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How Business Should Act in the Ukraine War

Businesses must decide whether to leave Russia because of the war in Ukraine. They should consider social benefit, employee welfare, and shareholder interests.

A decade ago, Professor Timothy Fort wrote for NBS about how companies can advance the cause of peace. They should reduce poverty, support the rule of law, and build community, he said. (Read his original article here.) 

Now, he considers how businesses should respond to the war in Ukraine. He draws on a career spent studying business and its involvement in conflict

I write this as the war in Ukraine enters its third week. There are so many places from which to gasp in horror, astonishment, and disgust, that it is hard to know where to begin. I’ll focus on the decisions businesses must make in determining whether to stay in Russia or to leave.

This “stay or go” choice is relevant to most businesses facing egregious action by a host country. Do they stay and continue to provide important benefits? Or do they withdraw financial and other support, as a way to increase pressure?

Should Businesses Stay in or Leave Russia?

Staying or leaving is about picking a “side” in a conflict. In this war, it seems to me a simple question as to which side to pick based on issues of human rights, rule of law, justice, community and social solidarity.

At the same time, there are several reasons why companies could decide to stay in Russia.

Companies might make a product that benefits society. A pharmaceutical company, for example, may have a facility in Russia that is crucial to manufacturing medicines that save lives. That’s a reason to stay. Maybe specific ingredients are located in Russia and the cost of leaving is not just profits, but lives.

Internet companies and their “product” face a complicated choice. To date, some have been shut down by the Russian government but others have shut down voluntarily. Staying could provide a source for accurate information, just as in the Arab Spring. However, staying could make the company and its product subject to more manipulation.

Companies might want to protect employee welfare. What happens to employees when the company leaves? Some companies, for example McDonalds, have promised to continue to pay the salaries of Russian employees, despite ceasing operations. That approach takes a step toward leaving without abandoning employees.

In some ways, though, the closing of an iconic brand, such as McDonalds, Coke, or Pepsi does send a signal to Russian citizens. Why are these companies leaving? What’s going on? These are appropriate reflections for Russian citizens.

How Leaving Russia Affects Shareholders

I have had some MBA students crunch the numbers and identify the millions, perhaps even billions of dollars companies may lose by leaving the country. Do executives have responsibilities to shareholders? Carrying that argument further: In many respects, multinational companies are their own geopolitical entities as opposed to being tethered to any particular country. So where do their loyalties rightly lay?

A purely economic calculation can lead a company to shoot itself in the foot. Remember, for example, the famous example of Johnson & Johnson’s Tylenol crisis in 1982. After tainted Tylenol capsules killed six people in the Chicago area, J&J pulled the product off the shelves nationwide. Some saw this as an admission of liability; others noted the profits J&J would lose. But the company pointed to its mission statement or “Credo“ as requiring it to make sure Tylenol was safe. The company took a short-term hit but its decision was a brilliant defense of the brand, economically benefiting the company in the long-term.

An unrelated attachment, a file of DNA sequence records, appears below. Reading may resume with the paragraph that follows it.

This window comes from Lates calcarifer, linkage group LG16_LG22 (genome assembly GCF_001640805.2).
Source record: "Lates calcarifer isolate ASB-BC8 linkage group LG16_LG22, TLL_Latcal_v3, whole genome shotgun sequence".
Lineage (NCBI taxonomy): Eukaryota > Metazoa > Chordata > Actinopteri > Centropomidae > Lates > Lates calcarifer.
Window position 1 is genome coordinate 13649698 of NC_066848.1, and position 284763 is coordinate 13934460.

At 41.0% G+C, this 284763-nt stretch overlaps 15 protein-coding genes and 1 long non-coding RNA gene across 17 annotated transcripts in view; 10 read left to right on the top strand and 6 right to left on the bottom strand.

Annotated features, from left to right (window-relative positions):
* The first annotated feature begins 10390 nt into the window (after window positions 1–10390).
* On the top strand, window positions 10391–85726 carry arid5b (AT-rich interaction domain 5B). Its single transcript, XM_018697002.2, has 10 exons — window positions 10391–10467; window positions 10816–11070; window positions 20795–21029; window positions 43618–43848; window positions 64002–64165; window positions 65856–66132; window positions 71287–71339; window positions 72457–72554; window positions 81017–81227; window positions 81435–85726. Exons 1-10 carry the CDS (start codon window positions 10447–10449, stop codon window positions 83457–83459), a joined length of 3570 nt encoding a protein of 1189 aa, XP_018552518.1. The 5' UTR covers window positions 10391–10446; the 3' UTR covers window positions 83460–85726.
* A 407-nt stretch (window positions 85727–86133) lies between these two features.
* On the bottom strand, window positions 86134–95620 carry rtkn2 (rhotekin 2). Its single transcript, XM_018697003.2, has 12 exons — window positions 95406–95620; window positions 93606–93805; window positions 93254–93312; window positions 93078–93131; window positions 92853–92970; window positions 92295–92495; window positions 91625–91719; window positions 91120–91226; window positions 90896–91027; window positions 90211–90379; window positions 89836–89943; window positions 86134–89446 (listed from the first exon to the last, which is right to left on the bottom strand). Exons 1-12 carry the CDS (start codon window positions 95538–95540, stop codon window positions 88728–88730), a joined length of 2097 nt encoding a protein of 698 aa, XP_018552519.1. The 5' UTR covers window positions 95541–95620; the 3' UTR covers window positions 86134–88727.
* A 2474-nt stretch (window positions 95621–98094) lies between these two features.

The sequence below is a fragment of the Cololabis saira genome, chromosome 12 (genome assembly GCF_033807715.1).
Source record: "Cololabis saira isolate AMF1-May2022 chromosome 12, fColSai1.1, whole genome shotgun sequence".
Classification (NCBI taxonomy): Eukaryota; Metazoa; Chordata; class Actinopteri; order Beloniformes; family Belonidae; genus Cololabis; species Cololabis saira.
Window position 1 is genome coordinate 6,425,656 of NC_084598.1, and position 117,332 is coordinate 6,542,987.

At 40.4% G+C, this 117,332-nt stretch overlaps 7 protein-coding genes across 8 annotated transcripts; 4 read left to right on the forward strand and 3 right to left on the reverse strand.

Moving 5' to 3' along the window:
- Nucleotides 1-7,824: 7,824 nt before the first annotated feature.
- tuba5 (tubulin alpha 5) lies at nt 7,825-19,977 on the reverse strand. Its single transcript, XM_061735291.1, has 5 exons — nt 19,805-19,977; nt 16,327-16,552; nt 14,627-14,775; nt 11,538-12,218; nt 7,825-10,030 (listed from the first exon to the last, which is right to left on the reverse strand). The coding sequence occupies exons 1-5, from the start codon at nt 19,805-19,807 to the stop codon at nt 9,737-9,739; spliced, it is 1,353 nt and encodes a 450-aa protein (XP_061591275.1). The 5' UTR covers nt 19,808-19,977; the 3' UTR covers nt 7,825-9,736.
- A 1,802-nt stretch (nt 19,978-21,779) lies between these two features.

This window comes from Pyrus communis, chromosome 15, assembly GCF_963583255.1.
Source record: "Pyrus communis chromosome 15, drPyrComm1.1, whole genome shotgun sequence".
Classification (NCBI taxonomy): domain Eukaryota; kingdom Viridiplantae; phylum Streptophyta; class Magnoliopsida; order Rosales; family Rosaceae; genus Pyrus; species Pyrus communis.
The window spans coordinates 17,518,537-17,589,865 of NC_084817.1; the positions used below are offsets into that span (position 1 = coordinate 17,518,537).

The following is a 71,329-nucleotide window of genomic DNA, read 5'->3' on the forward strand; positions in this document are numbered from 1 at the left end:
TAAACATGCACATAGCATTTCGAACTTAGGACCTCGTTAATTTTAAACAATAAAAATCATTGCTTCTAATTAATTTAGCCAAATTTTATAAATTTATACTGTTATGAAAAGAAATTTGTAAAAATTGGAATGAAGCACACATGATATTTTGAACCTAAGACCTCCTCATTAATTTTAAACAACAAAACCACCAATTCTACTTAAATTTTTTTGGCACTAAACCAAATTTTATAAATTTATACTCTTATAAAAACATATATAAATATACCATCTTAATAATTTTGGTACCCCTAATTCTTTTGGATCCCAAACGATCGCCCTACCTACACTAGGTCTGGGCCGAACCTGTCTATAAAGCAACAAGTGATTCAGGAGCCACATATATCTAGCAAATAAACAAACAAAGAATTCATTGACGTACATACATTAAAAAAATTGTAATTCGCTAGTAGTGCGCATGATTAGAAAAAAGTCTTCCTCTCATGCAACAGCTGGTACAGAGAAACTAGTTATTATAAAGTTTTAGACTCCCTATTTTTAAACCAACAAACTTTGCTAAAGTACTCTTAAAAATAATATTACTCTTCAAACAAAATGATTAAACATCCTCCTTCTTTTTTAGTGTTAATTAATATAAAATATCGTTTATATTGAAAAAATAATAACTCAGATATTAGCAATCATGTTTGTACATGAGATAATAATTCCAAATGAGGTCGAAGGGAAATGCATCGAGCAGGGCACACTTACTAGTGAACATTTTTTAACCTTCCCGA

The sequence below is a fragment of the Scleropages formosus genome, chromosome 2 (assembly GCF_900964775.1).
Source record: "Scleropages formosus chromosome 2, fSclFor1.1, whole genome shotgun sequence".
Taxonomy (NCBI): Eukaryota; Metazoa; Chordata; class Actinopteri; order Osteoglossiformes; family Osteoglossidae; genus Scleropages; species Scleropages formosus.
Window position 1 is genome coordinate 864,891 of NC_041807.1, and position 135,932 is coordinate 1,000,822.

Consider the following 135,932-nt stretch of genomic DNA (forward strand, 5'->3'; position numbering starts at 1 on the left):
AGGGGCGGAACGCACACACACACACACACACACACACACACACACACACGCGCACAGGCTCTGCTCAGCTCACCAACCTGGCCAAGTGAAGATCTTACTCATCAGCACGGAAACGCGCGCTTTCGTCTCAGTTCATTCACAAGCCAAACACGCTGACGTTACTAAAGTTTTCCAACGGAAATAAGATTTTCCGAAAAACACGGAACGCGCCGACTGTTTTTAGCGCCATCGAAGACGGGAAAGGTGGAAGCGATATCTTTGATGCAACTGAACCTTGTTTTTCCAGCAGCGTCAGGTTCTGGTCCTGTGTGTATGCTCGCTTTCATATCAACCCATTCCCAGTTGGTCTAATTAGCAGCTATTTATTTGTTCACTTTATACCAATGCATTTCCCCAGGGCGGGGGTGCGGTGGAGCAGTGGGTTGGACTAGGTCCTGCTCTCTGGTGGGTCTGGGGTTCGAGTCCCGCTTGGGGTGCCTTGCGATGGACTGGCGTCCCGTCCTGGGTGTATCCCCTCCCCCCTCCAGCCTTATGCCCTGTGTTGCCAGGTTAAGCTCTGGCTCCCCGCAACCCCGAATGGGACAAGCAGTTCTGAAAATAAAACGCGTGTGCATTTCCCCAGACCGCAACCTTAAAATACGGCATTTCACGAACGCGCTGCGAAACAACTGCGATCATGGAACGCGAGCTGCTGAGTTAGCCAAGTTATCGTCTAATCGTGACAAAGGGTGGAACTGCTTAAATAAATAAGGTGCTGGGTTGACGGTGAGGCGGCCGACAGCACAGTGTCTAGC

A company today worried only about the immediate economic impacts on its shareholders may not be making a good economic decision for the long-term interests of the same shareholders.

Companies Are Led by People

So, one can imagine reasons why companies might stay in Putin’s Russia. But I also believe that human beings do still run companies and I am at a complete loss as to how any rational person cannot be anything but appalled at what is happening.

I do not envy leaders making these decisions. I can respect staying when your product is important to health and to the issues of truth-telling, to democracy and human rights themselves, and to being an instrument to overcome atrocities.

Beyond that, I return to my default position: Companies, pick a side and act. This is not a hard one to pick.

Explore How Businesses Can Contribute to Peace

Read Tim Fort’s original article: How Businesses Can Create Peace.

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  • Timothy Fort
    Eveleigh Professor of Business Ethics
    Kelley School of Business at Indiana University
    PhD in Theology/Business, Northwestern University

    Timothy L. Fort holds the Eveleigh Professorship in Business Ethics and is Professor of Business Law & Ethics at the Kelley School of Business at Indiana University. Fort has written over eighty articles, and fifteen books. Tim’s primary research interest concerns how ethical business conduct can foster sustainable peace. In addition to organizing fifteen conferences and encouraging more than one hundred scholars to turn their skills to this topic, he co-chaired a task force on the topic with the U.S. Institute of Peace and helped to develop a program with the U.S. State Department where MBA students served as pro bono consultants to entrepreneurs in conflict-sensitive zones around the world.

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